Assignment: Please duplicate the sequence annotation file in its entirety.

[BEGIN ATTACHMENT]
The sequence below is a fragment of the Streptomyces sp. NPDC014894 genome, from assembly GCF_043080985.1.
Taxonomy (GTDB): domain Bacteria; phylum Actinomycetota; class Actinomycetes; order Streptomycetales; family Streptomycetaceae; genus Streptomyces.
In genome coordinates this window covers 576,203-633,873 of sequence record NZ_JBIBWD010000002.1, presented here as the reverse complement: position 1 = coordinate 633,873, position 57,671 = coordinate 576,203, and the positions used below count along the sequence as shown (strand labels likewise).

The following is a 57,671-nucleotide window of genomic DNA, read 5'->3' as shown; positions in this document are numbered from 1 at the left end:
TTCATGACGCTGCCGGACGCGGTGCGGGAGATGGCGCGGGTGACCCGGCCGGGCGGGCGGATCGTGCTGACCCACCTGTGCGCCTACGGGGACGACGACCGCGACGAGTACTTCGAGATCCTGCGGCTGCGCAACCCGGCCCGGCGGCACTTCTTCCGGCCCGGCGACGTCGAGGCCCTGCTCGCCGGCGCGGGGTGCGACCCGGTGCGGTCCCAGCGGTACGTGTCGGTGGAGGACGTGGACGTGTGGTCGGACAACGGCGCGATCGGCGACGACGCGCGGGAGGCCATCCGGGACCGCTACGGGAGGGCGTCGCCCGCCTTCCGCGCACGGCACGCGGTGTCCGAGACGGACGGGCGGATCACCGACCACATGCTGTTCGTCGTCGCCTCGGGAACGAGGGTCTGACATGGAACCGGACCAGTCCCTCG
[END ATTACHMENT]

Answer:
The sequence below is a fragment of the Streptomyces sp. NPDC014894 genome, from assembly GCF_043080985.1.
Taxonomy (GTDB): domain Bacteria; phylum Actinomycetota; class Actinomycetes; order Streptomycetales; family Streptomycetaceae; genus Streptomyces.
In genome coordinates this window covers 576,203-633,873 of sequence record NZ_JBIBWD010000002.1, presented here as the reverse complement: position 1 = coordinate 633,873, position 57,671 = coordinate 576,203, and the positions used below count along the sequence as shown (strand labels likewise).

The following is a 57,671-nucleotide window of genomic DNA, read 5'->3' as shown; positions in this document are numbered from 1 at the left end:
TTCATGACGCTGCCGGACGCGGTGCGGGAGATGGCGCGGGTGACCCGGCCGGGCGGGCGGATCGTGCTGACCCACCTGTGCGCCTACGGGGACGACGACCGCGACGAGTACTTCGAGATCCTGCGGCTGCGCAACCCGGCCCGGCGGCACTTCTTCCGGCCCGGCGACGTCGAGGCCCTGCTCGCCGGCGCGGGGTGCGACCCGGTGCGGTCCCAGCGGTACGTGTCGGTGGAGGACGTGGACGTGTGGTCGGACAACGGCGCGATCGGCGACGACGCGCGGGAGGCCATCCGGGACCGCTACGGGAGGGCGTCGCCCGCCTTCCGCGCACGGCACGCGGTGTCCGAGACGGACGGGCGGATCACCGACCACATGCTGTTCGTCGTCGCCTCGGGAACGAGGGTCTGACATGGAACCGGACCAGTCCCTCG